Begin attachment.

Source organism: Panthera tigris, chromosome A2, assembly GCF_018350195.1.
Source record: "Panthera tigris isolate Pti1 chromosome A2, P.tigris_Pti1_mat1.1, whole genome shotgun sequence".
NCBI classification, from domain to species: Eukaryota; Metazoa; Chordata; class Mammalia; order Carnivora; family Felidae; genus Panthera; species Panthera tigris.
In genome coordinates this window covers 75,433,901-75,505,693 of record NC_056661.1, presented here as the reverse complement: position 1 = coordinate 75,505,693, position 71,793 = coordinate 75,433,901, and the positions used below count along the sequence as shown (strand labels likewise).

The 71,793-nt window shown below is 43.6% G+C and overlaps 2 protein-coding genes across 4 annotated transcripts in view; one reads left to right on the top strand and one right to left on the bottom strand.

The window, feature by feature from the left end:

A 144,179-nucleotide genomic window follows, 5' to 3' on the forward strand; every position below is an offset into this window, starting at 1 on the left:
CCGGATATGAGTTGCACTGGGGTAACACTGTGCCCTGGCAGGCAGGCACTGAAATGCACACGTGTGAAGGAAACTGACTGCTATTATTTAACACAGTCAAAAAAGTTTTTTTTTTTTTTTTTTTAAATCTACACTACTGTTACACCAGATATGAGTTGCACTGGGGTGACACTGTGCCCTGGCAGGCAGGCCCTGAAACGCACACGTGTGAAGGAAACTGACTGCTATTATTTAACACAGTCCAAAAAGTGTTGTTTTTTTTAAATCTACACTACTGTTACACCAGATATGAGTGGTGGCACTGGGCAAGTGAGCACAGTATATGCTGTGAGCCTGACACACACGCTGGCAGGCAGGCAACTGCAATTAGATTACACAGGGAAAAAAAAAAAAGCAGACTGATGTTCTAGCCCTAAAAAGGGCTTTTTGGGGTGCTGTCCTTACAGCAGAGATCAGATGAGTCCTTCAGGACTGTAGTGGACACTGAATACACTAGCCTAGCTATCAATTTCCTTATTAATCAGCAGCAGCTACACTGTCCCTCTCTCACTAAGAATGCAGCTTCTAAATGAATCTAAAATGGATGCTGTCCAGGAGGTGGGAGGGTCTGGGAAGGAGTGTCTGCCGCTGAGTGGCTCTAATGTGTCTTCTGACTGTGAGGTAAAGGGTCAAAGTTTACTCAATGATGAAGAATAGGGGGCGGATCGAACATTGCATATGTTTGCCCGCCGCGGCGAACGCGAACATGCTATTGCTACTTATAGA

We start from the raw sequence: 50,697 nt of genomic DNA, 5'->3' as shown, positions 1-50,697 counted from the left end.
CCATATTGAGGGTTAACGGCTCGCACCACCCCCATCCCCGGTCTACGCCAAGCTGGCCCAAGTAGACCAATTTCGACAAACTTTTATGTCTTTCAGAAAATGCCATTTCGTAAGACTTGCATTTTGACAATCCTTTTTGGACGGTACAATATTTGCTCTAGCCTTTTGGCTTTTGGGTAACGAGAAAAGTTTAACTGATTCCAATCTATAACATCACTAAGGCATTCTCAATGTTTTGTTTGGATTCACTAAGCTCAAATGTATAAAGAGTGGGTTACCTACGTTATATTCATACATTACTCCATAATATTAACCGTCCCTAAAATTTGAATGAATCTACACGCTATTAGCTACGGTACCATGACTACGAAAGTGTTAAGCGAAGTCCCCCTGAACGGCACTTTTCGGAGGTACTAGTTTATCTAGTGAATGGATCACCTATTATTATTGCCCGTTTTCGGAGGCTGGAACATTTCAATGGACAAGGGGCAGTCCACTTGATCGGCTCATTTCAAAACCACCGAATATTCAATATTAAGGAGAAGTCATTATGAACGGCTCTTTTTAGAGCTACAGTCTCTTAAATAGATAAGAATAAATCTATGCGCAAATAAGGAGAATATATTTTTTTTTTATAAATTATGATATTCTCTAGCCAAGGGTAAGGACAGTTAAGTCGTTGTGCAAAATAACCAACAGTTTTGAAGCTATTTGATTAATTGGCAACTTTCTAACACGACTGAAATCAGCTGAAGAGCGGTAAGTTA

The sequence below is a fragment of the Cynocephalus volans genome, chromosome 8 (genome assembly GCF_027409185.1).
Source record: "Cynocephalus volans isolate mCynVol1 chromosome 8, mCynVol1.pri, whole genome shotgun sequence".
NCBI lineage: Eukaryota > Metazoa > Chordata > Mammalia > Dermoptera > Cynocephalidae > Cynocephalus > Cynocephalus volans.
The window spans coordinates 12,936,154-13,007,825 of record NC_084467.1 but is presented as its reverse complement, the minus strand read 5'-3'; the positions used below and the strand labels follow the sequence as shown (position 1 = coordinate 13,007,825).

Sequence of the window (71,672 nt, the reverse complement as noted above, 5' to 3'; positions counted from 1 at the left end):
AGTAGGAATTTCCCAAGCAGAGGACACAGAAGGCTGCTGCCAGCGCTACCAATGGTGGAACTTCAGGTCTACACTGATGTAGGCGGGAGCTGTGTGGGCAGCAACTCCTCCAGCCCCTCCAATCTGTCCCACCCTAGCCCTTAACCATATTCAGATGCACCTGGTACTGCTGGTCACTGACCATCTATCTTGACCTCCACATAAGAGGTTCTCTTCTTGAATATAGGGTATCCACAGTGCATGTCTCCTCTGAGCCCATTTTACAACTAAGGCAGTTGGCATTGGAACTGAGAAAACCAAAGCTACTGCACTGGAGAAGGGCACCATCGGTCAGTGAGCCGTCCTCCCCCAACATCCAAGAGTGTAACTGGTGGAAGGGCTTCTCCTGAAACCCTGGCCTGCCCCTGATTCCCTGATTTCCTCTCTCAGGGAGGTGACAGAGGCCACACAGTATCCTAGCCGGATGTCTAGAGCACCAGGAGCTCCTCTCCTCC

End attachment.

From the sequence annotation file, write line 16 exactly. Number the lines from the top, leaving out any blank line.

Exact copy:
AGTAGGAATTTCCCAAGCAGAGGACACAGAAGGCTGCTGCCAGCGCTACCAATGGTGGAACTTCAGGTCTACACTGATGTAGGCGGGAGCTGTGTGGGCAGCAACTCCTCCAGCCCCTCCAATCTGTCCCACCCTAGCCCTTAACCATATTCAGATGCACCTGGTACTGCTGGTCACTGACCATCTATCTTGACCTCCACATAAGAGGTTCTCTTCTTGAATATAGGGTATCCACAGTGCATGTCTCCTCTGAGCCCATTTTACAACTAAGGCAGTTGGCATTGGAACTGAGAAAACCAAAGCTACTGCACTGGAGAAGGGCACCATCGGTCAGTGAGCCGTCCTCCCCCAACATCCAAGAGTGTAACTGGTGGAAGGGCTTCTCCTGAAACCCTGGCCTGCCCCTGATTCCCTGATTTCCTCTCTCAGGGAGGTGACAGAGGCCACACAGTATCCTAGCCGGATGTCTAGAGCACCAGGAGCTCCTCTCCTCC